Profane and fierce were the men of Brabant, ‘infinitos prædones, vulgo dictus Brabantiones, qui nec Deum diligunt nec viam veritatis cognoscere volunt,’ as Aimoin has it, at the close of the ten hundreds; but for all that they had their heroes, and amongst them, too, were saints. Men like that mighty hunter, Hubert, Bishop of Liége (706-727), the apostle to whose untiring zeal Brabant in great measure owed her conversion to the Christian faith, and who, in the days of his stormy youth, before he met the stag with the cross between its horns, and turned devout, dwelt in a castle at a place called Tervueren, on the fringe of that mysterious forest of Soignes, which still overshadows Brussels, and which still, the peasant folk will tell you, he loves and protects: here he received holy orders, here he sang his first Mass, here, worn out with travail and fever, he died, with the fall of the leaf, in the year 727: no trace of his villa remains, but St. Hubert’s Chapel, in the royal park of Tervueren, is said to mark its site, and on one of the walls of the parish church hard by, there still hangs an old ivory hunting horn, which once belonged, tradition says, to the huntsman’s patron saint. Men like ‘that impious robber Adhilck,’ lord of Hesbaye, surnamed the Fierce, one of Charlemagne’s ancestors, who, touched by the preaching of Saint-Amand, shaved off his beard, took a new name, Bavo, which means the mild, and changed, too, his manner of life, distributed all his goods to the poor, went and hid himself in the woods of Beyla, there did penance for seven years in the trunk of a hollow tree, which all that time was covered with leaves and flowers, and at last withdrew to the monastery which Amand had founded at Ghent, where he died in the odour of sanctity, tended in his last moments by his friend Domlinus, a hermit from the distant forest of Thor, whom, because Bavo desired to bid him farewell,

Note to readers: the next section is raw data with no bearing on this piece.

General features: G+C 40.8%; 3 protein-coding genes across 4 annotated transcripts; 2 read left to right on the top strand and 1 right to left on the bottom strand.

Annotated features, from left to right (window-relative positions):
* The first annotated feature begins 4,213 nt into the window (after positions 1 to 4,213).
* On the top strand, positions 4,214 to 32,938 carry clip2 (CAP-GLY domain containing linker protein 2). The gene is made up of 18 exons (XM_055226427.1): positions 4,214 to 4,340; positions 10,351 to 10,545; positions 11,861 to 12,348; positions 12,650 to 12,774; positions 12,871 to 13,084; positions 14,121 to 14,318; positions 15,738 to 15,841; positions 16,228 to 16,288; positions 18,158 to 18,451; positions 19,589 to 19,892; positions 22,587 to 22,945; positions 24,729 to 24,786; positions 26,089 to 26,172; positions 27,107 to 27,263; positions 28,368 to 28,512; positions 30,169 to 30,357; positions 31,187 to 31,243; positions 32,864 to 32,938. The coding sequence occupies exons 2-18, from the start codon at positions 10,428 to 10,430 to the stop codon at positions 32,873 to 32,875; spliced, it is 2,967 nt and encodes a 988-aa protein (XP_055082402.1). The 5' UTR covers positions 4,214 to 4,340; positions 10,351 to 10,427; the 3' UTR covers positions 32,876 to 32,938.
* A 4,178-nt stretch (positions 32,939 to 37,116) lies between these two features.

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an angel conducted to his bedside. Presently they built a church in his honour, and St. Bavo became the patron of Ghent. Men like Rombold, the son of an Irish chief, who left his father’s court and his native land to become an evangelist, and wandering about Brabant, preaching and teaching wherever he went, at last founded, on the banks of the Dyle, a monastery, where he presently fell a victim to his zeal and won the crown of martyrdom, and around which gradually grew up the city we now call Mechlin; or women, like Pepin of Landen’s daughter Gertrude, who founded the Abbey of Nivelles and the town which clusters round it; or her niece and disciple Gudila, who led the life of a recluse in the castle of Ham by Alost, and whose bones three hundred years after her death were translated to Brussels, and presently laid up in the church which now bears her name; or poor little Halene, slain by her own father, a Pagan chief, because she became a Christian, and whose tomb you may still see in the old church of Forest, hard by Brussels.